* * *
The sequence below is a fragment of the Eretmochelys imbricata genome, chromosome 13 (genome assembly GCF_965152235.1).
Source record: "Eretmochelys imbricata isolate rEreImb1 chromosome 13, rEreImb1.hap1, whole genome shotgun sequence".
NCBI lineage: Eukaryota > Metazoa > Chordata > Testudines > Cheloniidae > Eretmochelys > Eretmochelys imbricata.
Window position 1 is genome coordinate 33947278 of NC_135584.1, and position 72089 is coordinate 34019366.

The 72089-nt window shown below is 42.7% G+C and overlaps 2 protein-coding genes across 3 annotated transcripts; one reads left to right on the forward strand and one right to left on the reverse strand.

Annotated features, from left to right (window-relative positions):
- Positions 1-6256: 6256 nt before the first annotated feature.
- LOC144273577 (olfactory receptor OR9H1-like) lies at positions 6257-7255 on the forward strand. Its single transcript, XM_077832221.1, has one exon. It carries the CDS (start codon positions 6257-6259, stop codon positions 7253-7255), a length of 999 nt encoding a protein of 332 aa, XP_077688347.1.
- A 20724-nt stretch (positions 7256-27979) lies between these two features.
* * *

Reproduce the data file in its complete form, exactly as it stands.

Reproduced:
The sequence below is a fragment of the Eretmochelys imbricata genome, chromosome 13 (genome assembly GCF_965152235.1).
Source record: "Eretmochelys imbricata isolate rEreImb1 chromosome 13, rEreImb1.hap1, whole genome shotgun sequence".
NCBI lineage: Eukaryota > Metazoa > Chordata > Testudines > Cheloniidae > Eretmochelys > Eretmochelys imbricata.
Window position 1 is genome coordinate 33947278 of NC_135584.1, and position 72089 is coordinate 34019366.

The 72089-nt window shown below is 42.7% G+C and overlaps 2 protein-coding genes across 3 annotated transcripts; one reads left to right on the forward strand and one right to left on the reverse strand.

Annotated features, from left to right (window-relative positions):
- Positions 1-6256: 6256 nt before the first annotated feature.
- LOC144273577 (olfactory receptor OR9H1-like) lies at positions 6257-7255 on the forward strand. Its single transcript, XM_077832221.1, has one exon. It carries the CDS (start codon positions 6257-6259, stop codon positions 7253-7255), a length of 999 nt encoding a protein of 332 aa, XP_077688347.1.
- A 20724-nt stretch (positions 7256-27979) lies between these two features.